France’s unemployment rate at its lowest level since 2008

On the employment front, 2023 begins the same way 2022 ended. In the first quarter, the number of unemployed, as defined by the International Labor Office (ILO) – a stricter definition than that of job seekers registered with Pôle Emploi – fell very slightly by 7,000 people compared to the last three months of 2022, still standing at 2.2 million people, according to a note released on Wednesday May 17 by INSEE. The unemployment rate is therefore stable, at 7.1% in France (excluding Mayotte). This is the lowest rate since 2008 (7.2%) and such a level had not been reached since the second quarter of 1982 – excluding the drop linked to the crisis due to Covid-19.

The youth unemployment rate fell very slightly, by 0.2 points, to 16.6%, a stable rate compared to the first quarter of 2022 (16.7%). On the other hand, while the debate on pension reform is still lively, that of those aged 50 or over increased over the first three months of the year (+ 0.2%) to 5.2%. A level which remains however lower than its level of a year ago (-0.3 point).

Given the current economic situation, with inflation still high and growth sluggish, this stagnation is not bad news for the government in its quest, by 2027, for full employment – ​​an unemployment rate around 5% of the active population – objective set by Emmanuel Macron. Contrary to what we might have feared, the labor market continues to resist and no reversal has taken place.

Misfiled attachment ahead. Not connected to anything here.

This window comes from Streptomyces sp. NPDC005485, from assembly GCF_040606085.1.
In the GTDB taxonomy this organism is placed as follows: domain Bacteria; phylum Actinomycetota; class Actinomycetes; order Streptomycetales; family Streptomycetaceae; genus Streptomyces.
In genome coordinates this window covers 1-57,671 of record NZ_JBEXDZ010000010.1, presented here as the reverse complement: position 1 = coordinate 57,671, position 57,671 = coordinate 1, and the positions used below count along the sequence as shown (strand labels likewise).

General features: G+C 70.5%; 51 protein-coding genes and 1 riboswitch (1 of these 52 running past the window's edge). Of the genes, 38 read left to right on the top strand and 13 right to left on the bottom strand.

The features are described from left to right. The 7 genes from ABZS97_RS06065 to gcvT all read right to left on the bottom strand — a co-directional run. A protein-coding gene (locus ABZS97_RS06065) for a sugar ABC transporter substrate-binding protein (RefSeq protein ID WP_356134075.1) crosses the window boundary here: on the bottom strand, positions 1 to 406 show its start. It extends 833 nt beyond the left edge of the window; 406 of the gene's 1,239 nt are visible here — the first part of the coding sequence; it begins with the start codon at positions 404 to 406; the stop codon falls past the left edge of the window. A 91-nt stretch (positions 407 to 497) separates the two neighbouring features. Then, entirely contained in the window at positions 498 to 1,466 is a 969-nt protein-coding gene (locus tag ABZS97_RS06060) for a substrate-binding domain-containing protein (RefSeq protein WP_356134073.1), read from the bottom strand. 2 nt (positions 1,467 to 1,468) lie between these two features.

“We will continue to fight for full employment through training, apprenticeship, support for the economy and enhanced support for the most vulnerable within the framework of the France Travail project. All mobilized for full and good employment! »welcomed, on Twitter, the Minister of Labor, OIivier Dussopt, Wednesday morning.

🚀 We will continue to fight for full employment through training, learning, support for the economy…

— olivierdussopt (@Olivier Dussopt)

Employment rate on the rise

However, the indicators published by INSEE are not all entirely on the right track. In the list of good news, the employment rate of people aged 15 to 64 increased by 0.3 points and reached 68.6% over the quarter, its highest level since INSEE measured it in 1975. A positive development that can be observed in detail for all age groups: the employment rate for 15-24 year olds increased by 0.2 points over the first three months, to reach 35.3%, its highest level since 1990. The employment rate of seniors, people aged 50 to 64, increased by 0.3 points – and 1 point over one year – to 66.5%, which again constitutes , a new high since 1975.

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